Cloud-Based Project Management

BBN has taken project management and collaboration to a new level: into the cloud. With all of the disparate locations around the globe, they had incredible inefficiencies in simply managing projects due to files being saved locally, getting lost, not being shared, etc. Additionally, they had to respond to FCC re-licensing initiatives manually and in paper form, which was “burying” them in paper.

In response, they shifted to online management of projects, including their IT department. Now, when a change is made to a project timeline, all necessary parties are automatically notified, which is incredibly powerful. However, there is a potential downside to this – if you want to manage the messaging to more senior members of the organization, this would need to be done before the change is made in the system so that they do not feel like they are getting any “nasty surprises” in their inbox.

Another piece that is interesting, is that they are not only managing the project, but the project documents in the cloud. This can be one of the hardest pieces to change within an organization. Individuals are used to their own naming convention on their own hard drives, and it is incredibly challenging to get everyone to “speak the same language” when truly collaborating on files in the cloud.

Collaboration, while not a specific “line” in classic project management, is critical. Since so many documents are created and shared with the proliferation of technology, the need to manage versions and share information quickly is becoming essential. With the processes and software that BBN has put in-place, they seem to have done this successfully.

Another aspect of this is that the sizes of inboxes are not getting any smaller, but files are getting bigger. This is making collaboration even more essential as people more frequently end up in “email jail”. If collaboration software is used successfully, this happens much less frequently since the sizes of emails shrink exponentially when links to files are used versus attachments.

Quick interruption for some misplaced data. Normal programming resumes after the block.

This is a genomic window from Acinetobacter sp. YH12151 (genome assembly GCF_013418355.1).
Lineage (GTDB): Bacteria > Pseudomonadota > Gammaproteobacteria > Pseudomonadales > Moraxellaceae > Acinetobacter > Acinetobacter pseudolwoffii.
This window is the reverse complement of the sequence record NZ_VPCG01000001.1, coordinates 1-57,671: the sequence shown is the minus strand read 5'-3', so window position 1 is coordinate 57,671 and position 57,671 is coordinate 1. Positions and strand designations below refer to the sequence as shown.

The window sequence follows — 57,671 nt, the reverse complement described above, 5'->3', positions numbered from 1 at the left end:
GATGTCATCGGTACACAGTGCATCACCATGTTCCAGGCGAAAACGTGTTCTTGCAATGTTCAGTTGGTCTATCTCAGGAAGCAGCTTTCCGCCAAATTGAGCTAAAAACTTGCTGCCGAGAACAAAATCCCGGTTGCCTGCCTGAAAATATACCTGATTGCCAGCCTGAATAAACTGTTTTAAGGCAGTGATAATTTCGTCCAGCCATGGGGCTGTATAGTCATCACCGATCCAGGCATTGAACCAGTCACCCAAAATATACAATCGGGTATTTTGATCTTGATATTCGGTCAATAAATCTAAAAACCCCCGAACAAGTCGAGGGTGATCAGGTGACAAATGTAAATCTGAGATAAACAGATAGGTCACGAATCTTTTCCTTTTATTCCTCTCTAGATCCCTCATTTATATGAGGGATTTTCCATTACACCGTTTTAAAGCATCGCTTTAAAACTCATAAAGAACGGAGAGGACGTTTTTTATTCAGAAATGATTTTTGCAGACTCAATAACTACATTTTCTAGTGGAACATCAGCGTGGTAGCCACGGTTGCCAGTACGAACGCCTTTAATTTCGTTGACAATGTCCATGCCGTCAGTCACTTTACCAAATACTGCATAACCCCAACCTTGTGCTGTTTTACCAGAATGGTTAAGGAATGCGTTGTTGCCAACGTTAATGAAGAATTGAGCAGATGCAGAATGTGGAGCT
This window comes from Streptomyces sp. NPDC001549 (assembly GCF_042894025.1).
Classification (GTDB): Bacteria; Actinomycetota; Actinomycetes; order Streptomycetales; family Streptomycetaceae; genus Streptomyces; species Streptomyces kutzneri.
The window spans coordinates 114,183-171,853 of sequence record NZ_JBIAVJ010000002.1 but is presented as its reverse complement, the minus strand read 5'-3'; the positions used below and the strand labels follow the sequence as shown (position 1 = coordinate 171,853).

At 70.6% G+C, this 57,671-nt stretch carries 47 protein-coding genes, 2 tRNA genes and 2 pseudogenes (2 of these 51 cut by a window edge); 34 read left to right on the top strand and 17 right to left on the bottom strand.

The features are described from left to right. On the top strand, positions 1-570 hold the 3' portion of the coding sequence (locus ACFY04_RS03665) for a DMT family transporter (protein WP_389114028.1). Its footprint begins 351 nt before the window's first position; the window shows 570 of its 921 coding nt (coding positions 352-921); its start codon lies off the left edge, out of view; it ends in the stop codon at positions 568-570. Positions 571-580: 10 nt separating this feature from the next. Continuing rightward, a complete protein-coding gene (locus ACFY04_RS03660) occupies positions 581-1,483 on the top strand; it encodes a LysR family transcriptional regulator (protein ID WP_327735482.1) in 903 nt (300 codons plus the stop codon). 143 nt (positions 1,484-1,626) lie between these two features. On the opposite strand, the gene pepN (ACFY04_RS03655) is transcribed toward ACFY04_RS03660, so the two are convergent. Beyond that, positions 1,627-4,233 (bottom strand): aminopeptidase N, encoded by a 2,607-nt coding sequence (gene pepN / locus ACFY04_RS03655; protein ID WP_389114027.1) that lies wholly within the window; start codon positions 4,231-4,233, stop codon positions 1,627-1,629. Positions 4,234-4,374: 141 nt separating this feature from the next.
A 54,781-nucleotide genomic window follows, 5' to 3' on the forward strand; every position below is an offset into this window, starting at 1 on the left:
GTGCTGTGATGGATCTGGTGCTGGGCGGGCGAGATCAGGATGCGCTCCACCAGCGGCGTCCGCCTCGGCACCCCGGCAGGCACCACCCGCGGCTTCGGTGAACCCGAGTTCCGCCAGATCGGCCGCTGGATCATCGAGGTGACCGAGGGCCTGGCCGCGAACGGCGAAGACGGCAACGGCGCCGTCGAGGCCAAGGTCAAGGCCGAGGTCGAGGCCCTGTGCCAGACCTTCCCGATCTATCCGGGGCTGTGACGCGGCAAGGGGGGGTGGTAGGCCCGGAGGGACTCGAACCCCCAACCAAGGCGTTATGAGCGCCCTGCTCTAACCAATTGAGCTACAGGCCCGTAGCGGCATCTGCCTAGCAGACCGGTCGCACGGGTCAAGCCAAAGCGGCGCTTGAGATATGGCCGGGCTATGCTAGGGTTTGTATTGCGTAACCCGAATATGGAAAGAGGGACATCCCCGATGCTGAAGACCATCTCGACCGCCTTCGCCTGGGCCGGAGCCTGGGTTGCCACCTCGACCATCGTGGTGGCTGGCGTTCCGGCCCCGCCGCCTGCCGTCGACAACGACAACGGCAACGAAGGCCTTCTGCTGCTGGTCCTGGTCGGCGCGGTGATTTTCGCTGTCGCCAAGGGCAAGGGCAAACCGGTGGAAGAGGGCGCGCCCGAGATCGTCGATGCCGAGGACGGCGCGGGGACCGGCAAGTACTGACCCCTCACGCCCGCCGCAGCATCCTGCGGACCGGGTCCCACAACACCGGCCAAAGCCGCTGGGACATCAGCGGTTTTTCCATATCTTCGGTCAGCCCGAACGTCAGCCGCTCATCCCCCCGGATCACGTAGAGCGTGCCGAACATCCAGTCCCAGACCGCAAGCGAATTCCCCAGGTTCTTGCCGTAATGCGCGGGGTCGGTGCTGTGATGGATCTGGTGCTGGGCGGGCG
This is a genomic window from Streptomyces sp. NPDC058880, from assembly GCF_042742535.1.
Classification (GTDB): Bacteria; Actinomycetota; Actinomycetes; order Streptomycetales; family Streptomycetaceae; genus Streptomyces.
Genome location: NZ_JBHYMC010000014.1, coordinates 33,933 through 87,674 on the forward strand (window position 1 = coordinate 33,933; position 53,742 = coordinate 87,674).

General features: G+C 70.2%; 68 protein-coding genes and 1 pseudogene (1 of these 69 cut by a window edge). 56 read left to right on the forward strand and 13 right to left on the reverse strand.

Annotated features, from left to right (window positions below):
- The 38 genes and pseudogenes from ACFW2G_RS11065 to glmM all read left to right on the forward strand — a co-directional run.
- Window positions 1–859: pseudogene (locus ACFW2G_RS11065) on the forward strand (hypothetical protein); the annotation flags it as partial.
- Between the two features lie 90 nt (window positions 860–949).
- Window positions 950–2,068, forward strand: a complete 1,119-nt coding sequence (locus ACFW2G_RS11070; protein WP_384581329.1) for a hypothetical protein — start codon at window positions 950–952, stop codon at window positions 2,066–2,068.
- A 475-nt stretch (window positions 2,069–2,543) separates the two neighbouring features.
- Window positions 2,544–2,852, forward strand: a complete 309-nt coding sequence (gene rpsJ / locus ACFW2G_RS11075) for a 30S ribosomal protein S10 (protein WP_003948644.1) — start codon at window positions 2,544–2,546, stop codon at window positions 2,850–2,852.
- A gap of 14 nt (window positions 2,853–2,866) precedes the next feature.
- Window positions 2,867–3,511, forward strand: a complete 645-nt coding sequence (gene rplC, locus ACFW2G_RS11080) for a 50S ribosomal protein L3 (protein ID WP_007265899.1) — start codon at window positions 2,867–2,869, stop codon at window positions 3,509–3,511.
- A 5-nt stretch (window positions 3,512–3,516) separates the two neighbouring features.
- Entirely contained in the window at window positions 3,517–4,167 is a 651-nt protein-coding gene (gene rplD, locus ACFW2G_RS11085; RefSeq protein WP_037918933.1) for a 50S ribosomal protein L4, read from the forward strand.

Project managers and teams are facing: wider range of locations for team members, larger file sizes, greater regulations, increasing cost and efficiency pressures, and tighter timelines. Its the trifecta of “do more with less”, and to do more with less, we need to do things differently – which is what BBN has done.

What did not come through explicitly in the article (but is likely a key success factor for them): tools do not do our jobs for us, but they help us do them better. BBN is a smaller company, so were likely able to deal with the change management issues easier – but they were able to overcome them.


Applying Private Efficiencies to Public Money

It is at least a starting point that the Government Accountability Office (GAO) is starting to assess different government agencies against project management best practices (as defined by the Project Management Institute, or PMI). It is interesting that they are starting with the Department of Housing and Urban Development (HUD). On one hand, it makes sense since they deal with physical properties and construction, which lend itself better to traditional project management. On the other hand, it may not be the most effective place to start in the government (healthcare would have a bigger impact, for instance).

The six categories HUD was assessed within were: (1) project charter, (2) work breakdown structure, (3) project management plan, (4) requirements management plan, (5) requirements traceability matrix, and (6) acquisition strategy.